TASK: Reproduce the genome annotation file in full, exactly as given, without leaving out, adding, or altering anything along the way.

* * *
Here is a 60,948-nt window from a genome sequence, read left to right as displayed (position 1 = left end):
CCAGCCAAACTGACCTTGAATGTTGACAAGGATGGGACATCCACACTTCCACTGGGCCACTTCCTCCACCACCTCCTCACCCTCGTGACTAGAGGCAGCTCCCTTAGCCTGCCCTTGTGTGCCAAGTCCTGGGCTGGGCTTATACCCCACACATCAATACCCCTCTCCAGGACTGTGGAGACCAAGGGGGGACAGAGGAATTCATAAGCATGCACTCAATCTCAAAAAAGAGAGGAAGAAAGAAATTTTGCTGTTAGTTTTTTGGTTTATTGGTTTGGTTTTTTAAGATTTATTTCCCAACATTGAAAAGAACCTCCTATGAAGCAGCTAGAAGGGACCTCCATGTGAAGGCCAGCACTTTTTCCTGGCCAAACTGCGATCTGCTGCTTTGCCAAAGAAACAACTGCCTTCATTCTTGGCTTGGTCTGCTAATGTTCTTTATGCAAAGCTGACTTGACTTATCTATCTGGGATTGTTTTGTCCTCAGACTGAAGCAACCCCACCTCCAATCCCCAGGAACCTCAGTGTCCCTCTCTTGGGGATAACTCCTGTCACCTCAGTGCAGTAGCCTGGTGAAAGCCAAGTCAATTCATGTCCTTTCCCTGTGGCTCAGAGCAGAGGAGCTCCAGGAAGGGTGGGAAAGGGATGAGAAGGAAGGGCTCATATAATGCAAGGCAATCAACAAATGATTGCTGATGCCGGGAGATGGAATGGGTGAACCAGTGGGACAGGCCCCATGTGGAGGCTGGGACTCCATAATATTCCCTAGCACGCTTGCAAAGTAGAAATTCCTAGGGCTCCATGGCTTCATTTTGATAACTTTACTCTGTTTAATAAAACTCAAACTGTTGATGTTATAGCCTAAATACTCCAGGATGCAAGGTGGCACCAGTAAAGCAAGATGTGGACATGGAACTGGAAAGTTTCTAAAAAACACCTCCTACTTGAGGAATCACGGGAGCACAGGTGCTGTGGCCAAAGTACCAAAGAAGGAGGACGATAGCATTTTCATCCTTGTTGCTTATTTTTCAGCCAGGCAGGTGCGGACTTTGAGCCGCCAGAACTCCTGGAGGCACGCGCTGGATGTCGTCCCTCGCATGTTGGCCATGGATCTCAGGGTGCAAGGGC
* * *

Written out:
Here is a 60,948-nt window from a genome sequence, read left to right as displayed (position 1 = left end):
CCAGCCAAACTGACCTTGAATGTTGACAAGGATGGGACATCCACACTTCCACTGGGCCACTTCCTCCACCACCTCCTCACCCTCGTGACTAGAGGCAGCTCCCTTAGCCTGCCCTTGTGTGCCAAGTCCTGGGCTGGGCTTATACCCCACACATCAATACCCCTCTCCAGGACTGTGGAGACCAAGGGGGGACAGAGGAATTCATAAGCATGCACTCAATCTCAAAAAAGAGAGGAAGAAAGAAATTTTGCTGTTAGTTTTTTGGTTTATTGGTTTGGTTTTTTAAGATTTATTTCCCAACATTGAAAAGAACCTCCTATGAAGCAGCTAGAAGGGACCTCCATGTGAAGGCCAGCACTTTTTCCTGGCCAAACTGCGATCTGCTGCTTTGCCAAAGAAACAACTGCCTTCATTCTTGGCTTGGTCTGCTAATGTTCTTTATGCAAAGCTGACTTGACTTATCTATCTGGGATTGTTTTGTCCTCAGACTGAAGCAACCCCACCTCCAATCCCCAGGAACCTCAGTGTCCCTCTCTTGGGGATAACTCCTGTCACCTCAGTGCAGTAGCCTGGTGAAAGCCAAGTCAATTCATGTCCTTTCCCTGTGGCTCAGAGCAGAGGAGCTCCAGGAAGGGTGGGAAAGGGATGAGAAGGAAGGGCTCATATAATGCAAGGCAATCAACAAATGATTGCTGATGCCGGGAGATGGAATGGGTGAACCAGTGGGACAGGCCCCATGTGGAGGCTGGGACTCCATAATATTCCCTAGCACGCTTGCAAAGTAGAAATTCCTAGGGCTCCATGGCTTCATTTTGATAACTTTACTCTGTTTAATAAAACTCAAACTGTTGATGTTATAGCCTAAATACTCCAGGATGCAAGGTGGCACCAGTAAAGCAAGATGTGGACATGGAACTGGAAAGTTTCTAAAAAACACCTCCTACTTGAGGAATCACGGGAGCACAGGTGCTGTGGCCAAAGTACCAAAGAAGGAGGACGATAGCATTTTCATCCTTGTTGCTTATTTTTCAGCCAGGCAGGTGCGGACTTTGAGCCGCCAGAACTCCTGGAGGCACGCGCTGGATGTCGTCCCTCGCATGTTGGCCATGGATCTCAGGGTGCAAGGGC